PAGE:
A SHOP in Droitwich has been ordered to close after a video was widely shared on social media showing police officers warning them about lockdown rules.

The video shows West Mercia Police officers telling the owners of Grace Books and Cards in Droitwich they could lose their licence and be shut down if they do not abide by coronavirus restrictions.

This is because the shop has remained open during the second lockdown.

Chief superintendent Paul Moxley said the shop had been told by the council "they should not be open with current restrictions" and had been handed a prohibition notice.

He said: "We remain hugely sympathetic to the difficult times that business owners, particularly small and independent businesses, are having to endure.

"None of my officers, and I’m sure no one in Wychavon District Council, joined our chosen professions anticipating that we would have to enforce Government rules such as this however it is the role of both our organisations to ensure that the current legislation is complied with to reduce the opportunities for Covid-19 to spread.

"Throughout the country’s response to the pandemic, West Mercia Police’s approach has always been to engage with individuals and businesses first and foremost to negate the need for significant intervention wherever possible.

"This shop had already been advised previously by Wychavon District Council that they should not be open within the current restrictions and the shop had already been issued with a Prohibition Notice.

"Clearly, at the time of the visit, that notice was being breached. Our officers were therefore simply visiting the premises to advise, and will report their findings to Wychavon District Council.

"We understand the restrictions can be challenging, and we know this business is well-loved in Droitwich, but the Government legislation is in place to minimise the spread of Covid-19 and to keep us all safe. We all have a critical part to play in that."

A statement from Wychavon District Council was also issued, saying the shop is registered as a card and gift shop and must be closed in the second lockdown.

A council spokesman said: "We absolutely understand the challenges all businesses are currently facing and will continue to face. We have supported them throughout this pandemic and will continue to do so.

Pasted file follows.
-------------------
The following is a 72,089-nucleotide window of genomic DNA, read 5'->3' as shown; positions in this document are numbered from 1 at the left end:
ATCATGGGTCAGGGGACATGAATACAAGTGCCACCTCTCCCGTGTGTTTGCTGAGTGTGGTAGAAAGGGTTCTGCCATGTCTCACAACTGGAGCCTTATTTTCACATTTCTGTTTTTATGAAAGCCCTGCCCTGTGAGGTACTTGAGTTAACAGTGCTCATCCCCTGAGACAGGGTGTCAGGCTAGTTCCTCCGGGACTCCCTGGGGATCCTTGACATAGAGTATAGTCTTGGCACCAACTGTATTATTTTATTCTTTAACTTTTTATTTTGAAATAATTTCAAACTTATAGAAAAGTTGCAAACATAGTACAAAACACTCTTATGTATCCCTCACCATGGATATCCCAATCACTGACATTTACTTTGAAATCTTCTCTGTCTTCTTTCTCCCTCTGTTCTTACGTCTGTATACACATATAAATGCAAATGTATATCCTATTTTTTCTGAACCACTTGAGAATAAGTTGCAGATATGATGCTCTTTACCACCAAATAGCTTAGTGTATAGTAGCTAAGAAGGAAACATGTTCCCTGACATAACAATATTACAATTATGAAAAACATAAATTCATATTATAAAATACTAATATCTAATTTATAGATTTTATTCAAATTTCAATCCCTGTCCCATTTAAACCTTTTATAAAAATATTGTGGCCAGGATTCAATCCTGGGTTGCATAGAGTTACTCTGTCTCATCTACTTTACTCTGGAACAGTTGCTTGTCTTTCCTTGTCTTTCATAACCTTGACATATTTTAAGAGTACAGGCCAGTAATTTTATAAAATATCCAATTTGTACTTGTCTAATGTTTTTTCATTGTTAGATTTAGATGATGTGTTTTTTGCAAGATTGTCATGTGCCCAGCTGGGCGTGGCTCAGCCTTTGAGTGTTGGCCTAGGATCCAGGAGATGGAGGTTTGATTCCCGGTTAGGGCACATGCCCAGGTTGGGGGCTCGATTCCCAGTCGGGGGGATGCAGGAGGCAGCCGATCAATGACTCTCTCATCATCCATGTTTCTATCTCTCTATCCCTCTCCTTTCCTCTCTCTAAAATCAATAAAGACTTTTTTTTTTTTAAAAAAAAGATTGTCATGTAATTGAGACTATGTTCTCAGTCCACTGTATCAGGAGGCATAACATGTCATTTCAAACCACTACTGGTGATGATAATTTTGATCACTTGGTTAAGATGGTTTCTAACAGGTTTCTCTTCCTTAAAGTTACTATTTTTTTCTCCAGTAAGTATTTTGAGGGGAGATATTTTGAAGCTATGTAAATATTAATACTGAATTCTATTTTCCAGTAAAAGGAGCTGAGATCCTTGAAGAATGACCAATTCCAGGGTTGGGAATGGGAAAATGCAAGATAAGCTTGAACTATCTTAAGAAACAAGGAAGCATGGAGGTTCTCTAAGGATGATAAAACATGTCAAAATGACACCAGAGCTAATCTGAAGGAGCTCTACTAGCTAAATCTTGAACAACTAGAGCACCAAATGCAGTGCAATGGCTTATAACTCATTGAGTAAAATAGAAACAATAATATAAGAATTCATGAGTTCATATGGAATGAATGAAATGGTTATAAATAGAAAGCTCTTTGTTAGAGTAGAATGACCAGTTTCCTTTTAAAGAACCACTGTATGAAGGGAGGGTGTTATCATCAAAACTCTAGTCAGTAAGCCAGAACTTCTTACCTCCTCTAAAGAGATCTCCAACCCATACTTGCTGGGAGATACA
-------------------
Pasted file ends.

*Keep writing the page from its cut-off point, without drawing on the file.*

"We distributed more than £32million to businesses during the first lockdown and have so far paid out more than £600,000 to businesses forced to close during the current lockdown with more applications to process.

"We are also making £1.3million available to support businesses that are affected by the restrictions but do not qualify for the main support scheme.

"Both grants are available for businesses to apply for from our website and we would urge Grace Card and Books to do so if they haven’t already.

"The Government set out by law the types of business that had to close from 5 November in order to halt the spread of the virus, reduce the pressure on our NHS and save lives.

"Grace Cards and Books is registered as a card and gift shop and that is one of the businesses types that have to close by law.

"They were advised of this the day before the notice was issued and told they could continue to trade by delivery or click and collect.

"They chose to remain open and so a prohibition notice was issued on Thursday, November 19 under The Health Protection (Coronavirus, Restrictions) (England) (No. 4) Regulations 2020.

"It is important everyone follows the rules, either as businesses or individuals, and plays their part in helping reduce the spread of this virus.

"The vast majority of businesses are voluntarily complying with the law and we thank them for that.

"We understand why business owners and the public get frustrated and confused when they see other types of businesses being allowed to continue trading or selling items that are deemed non-essential.

"The Government made the decision on which type of businesses would and would not be allowed to trade and what they would be allowed to sell. We can only enforce the regulations."